U.S. student detained in Egypt arrives in Philadelphia

Three American students were attending American University in Cairo on a semester-long, study-abroad program.

Story highlights

  • "I'm so thankful to be back," says Gregory Porter
  • He thanks his parents and embassy officials
  • Porter and two other U.S. students are accused of throwing Molotov cocktails during the Egyptian protests
  • Derrik Sweeney and Luke Gates are also expected to return home
An American college student arrested during Egypt's recent protests arrived stateside on Saturday.
"I just want to say that I'm so thankful to be back in Philadelphia. I'd like to thank my parents, my mom and my dad, for their support," a smiling Gregory Porter told reporters.
He also thanked his lawyers, embassy officials and the administration at the American University in Cairo for their roles in helping to secure his release.
Porter was detained in Cairo this week along with two other U.S. college students -- Derrik Sweeney and Luke Gates.
The students were scheduled to board separate commercial flights Saturday to return home, according to Sweeney's mother, Joy Sweeney.
The three were released from police custody Friday, an attorney for one of the men said. They were arrested after being accused of throwing Molotov cocktails in recent clashes that have rattled the country.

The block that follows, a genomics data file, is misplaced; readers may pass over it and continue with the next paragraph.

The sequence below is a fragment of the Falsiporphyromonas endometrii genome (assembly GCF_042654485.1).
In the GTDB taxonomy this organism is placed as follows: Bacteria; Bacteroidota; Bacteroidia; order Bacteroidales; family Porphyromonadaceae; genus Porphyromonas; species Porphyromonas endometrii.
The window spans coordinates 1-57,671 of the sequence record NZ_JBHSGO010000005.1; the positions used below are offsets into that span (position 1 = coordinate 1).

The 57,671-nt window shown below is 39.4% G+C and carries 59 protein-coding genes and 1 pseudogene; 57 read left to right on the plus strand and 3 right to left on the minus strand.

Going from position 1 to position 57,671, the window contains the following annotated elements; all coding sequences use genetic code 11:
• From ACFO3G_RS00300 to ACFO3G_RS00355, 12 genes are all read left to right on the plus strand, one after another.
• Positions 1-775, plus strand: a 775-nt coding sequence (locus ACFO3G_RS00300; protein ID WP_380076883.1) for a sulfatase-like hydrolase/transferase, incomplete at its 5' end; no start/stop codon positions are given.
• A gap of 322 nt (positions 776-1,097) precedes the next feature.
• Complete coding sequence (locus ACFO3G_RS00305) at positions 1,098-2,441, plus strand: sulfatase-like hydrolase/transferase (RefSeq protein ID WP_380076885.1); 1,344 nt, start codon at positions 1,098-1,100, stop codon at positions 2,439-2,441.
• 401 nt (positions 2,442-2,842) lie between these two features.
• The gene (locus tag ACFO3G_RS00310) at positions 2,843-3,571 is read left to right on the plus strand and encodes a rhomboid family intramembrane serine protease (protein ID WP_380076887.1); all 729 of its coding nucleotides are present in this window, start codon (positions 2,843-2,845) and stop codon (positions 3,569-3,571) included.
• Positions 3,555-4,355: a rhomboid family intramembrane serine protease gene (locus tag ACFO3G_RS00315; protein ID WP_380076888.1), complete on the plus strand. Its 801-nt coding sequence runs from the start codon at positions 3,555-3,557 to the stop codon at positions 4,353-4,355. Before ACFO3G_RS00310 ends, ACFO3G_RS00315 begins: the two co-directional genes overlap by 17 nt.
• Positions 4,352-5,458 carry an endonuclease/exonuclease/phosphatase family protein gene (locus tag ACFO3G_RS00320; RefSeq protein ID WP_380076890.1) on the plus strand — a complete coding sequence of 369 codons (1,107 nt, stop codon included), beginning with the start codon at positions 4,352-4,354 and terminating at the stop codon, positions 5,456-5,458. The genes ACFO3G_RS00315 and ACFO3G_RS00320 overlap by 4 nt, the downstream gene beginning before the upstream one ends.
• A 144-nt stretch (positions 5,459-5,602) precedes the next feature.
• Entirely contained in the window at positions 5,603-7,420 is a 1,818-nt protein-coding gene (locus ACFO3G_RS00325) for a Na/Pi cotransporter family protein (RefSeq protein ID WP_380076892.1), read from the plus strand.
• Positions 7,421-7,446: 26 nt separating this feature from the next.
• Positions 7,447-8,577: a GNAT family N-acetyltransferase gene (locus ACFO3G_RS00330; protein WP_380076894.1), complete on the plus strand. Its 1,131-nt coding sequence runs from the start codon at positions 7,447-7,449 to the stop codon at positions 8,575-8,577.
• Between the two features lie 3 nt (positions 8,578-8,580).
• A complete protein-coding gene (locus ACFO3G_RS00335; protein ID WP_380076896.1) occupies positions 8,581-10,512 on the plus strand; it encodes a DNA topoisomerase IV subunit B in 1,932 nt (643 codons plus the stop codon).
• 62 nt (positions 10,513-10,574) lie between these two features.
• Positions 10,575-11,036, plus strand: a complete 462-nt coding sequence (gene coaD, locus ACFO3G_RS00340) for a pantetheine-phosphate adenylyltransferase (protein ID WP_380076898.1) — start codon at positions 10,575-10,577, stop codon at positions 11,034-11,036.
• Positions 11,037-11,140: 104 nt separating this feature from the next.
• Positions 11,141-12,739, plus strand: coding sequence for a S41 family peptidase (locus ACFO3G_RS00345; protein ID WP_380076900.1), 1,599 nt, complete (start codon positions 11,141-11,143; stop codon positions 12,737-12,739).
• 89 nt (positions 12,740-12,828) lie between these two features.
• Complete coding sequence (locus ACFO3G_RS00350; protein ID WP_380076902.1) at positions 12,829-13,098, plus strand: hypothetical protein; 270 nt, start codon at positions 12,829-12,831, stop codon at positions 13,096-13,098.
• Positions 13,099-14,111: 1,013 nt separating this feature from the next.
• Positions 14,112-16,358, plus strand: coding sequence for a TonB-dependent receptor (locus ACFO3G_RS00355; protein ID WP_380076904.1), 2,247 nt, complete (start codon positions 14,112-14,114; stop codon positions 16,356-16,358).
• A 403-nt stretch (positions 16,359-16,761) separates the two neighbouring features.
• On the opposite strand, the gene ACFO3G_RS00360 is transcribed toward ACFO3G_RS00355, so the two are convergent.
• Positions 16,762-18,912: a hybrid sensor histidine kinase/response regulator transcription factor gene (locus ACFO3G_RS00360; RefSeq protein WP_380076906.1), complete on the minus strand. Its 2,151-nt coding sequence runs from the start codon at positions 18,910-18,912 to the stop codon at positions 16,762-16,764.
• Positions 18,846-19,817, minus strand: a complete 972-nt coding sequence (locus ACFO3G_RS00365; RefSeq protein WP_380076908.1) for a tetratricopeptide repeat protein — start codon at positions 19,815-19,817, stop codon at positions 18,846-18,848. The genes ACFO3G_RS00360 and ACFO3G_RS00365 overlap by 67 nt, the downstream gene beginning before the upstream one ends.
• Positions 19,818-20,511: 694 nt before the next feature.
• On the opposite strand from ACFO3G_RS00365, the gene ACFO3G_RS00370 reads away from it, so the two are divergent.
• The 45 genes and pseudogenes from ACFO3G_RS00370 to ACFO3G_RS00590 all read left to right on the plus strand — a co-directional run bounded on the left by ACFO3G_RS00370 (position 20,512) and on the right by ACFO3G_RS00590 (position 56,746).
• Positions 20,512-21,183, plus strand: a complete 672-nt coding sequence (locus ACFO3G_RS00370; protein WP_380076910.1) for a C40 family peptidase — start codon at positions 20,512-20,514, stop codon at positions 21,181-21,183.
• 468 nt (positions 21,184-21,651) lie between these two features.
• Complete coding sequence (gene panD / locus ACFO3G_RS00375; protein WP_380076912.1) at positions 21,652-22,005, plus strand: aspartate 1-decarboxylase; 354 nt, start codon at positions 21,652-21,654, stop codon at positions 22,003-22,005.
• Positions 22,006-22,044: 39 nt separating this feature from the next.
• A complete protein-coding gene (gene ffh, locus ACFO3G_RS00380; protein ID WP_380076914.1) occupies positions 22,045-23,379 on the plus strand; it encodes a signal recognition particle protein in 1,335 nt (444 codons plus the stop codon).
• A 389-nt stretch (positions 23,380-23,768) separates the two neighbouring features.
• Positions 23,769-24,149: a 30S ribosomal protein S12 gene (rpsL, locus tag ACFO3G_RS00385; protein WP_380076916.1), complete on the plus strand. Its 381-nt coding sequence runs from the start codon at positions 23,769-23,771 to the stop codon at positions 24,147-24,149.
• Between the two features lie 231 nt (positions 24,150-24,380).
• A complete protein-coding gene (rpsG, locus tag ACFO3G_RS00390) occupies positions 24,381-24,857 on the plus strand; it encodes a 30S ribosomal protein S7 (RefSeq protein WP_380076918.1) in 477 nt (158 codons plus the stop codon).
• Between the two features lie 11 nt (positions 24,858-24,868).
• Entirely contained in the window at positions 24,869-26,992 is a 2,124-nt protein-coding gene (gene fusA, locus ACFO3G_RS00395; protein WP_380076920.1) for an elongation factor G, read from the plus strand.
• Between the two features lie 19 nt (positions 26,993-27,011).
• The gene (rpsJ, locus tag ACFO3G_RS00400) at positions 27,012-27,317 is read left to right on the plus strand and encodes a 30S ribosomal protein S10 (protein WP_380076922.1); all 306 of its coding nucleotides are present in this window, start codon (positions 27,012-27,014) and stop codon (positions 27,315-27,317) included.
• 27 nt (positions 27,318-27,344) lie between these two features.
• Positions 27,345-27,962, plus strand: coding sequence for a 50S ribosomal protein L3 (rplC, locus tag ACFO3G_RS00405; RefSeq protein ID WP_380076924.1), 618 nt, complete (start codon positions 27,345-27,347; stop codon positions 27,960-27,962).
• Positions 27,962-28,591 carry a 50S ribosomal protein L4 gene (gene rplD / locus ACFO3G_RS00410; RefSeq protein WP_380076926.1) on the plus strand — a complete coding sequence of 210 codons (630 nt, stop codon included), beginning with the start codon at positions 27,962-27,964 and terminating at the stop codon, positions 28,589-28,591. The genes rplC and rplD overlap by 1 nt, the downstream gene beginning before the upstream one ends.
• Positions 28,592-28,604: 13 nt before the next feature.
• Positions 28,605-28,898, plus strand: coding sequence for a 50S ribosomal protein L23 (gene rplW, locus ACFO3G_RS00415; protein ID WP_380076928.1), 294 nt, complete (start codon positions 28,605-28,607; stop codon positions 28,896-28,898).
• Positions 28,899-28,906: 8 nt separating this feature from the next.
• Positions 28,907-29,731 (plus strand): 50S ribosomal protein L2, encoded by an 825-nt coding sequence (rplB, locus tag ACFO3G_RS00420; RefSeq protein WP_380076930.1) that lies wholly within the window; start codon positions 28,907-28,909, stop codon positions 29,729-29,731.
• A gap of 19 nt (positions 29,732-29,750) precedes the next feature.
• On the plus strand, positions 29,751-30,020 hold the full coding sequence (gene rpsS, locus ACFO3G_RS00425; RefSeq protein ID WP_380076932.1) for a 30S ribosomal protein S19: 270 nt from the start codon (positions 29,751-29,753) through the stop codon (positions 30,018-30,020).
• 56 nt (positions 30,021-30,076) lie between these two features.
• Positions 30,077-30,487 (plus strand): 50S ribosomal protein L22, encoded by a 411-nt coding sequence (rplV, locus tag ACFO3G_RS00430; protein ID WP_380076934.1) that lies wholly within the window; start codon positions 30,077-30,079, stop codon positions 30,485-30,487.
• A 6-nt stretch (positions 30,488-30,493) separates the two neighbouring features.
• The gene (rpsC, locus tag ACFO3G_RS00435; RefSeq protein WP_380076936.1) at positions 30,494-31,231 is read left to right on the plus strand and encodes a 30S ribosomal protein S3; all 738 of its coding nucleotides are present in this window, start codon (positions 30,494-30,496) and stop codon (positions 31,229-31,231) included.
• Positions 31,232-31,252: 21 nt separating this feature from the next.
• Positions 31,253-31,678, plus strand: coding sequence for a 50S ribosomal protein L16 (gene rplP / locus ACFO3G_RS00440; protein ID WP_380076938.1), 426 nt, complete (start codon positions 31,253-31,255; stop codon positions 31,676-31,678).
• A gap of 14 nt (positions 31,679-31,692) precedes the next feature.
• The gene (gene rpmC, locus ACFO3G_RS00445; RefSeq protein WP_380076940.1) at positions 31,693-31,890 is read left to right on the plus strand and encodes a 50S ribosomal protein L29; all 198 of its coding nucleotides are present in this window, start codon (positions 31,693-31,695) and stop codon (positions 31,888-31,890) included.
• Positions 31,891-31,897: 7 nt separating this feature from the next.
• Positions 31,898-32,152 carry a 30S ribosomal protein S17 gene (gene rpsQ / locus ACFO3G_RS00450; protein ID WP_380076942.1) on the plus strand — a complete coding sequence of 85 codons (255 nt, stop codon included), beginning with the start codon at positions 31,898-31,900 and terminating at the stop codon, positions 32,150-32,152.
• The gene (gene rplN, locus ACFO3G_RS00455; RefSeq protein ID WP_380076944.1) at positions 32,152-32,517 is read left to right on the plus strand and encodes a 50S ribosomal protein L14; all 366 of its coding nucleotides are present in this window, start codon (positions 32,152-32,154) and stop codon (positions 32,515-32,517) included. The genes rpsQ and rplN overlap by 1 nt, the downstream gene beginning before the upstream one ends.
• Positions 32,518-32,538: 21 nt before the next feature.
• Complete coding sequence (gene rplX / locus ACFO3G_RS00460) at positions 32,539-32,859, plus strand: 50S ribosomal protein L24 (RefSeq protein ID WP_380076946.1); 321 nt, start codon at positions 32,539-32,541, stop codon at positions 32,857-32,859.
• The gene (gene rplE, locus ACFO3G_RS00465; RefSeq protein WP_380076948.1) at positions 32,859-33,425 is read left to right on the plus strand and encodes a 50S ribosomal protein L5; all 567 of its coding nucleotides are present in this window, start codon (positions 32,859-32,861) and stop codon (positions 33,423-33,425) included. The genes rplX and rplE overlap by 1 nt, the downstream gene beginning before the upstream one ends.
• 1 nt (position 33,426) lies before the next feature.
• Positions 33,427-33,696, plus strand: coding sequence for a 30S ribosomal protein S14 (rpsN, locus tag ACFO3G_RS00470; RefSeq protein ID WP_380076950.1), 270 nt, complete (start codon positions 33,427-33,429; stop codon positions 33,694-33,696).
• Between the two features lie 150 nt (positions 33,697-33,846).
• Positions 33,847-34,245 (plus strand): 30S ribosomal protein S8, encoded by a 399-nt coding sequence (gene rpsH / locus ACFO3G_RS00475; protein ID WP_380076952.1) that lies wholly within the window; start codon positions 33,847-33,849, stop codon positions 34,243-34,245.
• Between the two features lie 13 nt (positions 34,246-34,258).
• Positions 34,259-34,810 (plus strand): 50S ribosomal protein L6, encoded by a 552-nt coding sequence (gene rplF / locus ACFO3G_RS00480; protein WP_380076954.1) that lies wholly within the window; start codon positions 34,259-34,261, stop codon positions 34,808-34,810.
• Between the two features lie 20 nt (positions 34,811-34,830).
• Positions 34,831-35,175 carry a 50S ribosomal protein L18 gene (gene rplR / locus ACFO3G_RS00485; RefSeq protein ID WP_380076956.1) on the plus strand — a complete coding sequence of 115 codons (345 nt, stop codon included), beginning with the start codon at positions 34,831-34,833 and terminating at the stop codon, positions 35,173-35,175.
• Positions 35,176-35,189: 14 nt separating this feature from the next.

Sweeney is scheduled to arrive home in Missouri on Saturday night, his father said. The family will hold a belated Thanksgiving meal.
Joy Sweeney said her son told her Wednesday in a telephone call that "they had done nothing wrong." All had been attending American University in Cairo on a semester-long, study-abroad program.
Sweeney, 19, is a Georgetown University student from Jefferson City, Missouri; Porter, 19, is from Glenside, Pennsylvania, and attends Drexel University in Philadelphia; and Gates, 21, of Bloomington, Indiana, attends Indiana University.
Adel Saeed, the general prosecutor's spokesman, said Wednesday that a bag filled with empty bottles, a bottle of gasoline, a towel and a camera had been found with the three American students.
"They denied the bag belonged to them and said it belonged to two of their friends," Saeed said.
Kevin Sweeney, Derrik Sweeney's father, said Friday that his son had been "falsely accused."
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"He was there observing something that was definitely a phenomenon of the culture," he said. The father noted that Derrik -- who is majoring in both Arabic and psychology -- had gone to Egypt "not just to learn the language, he wanted to learn the culture."
Now, he said, his son does not plan to return to Egypt.
"This semester is over for him, whether he's able to finish it remotely or writes it off," he said. "He really does not want to be in Egypt right now."
Kevin Sweeney declined to discuss any possible injuries his son suffered while in police custody. He was not aware of the conditions of the other two men.
Drexel President John Fry released a statement Saturday, expressing relief at Porter's safe return and thanking all those involved.
Three Drexel students remain in Egypt and all of them want to stay as long as U.S. officials do not recommend they leave, Fry said.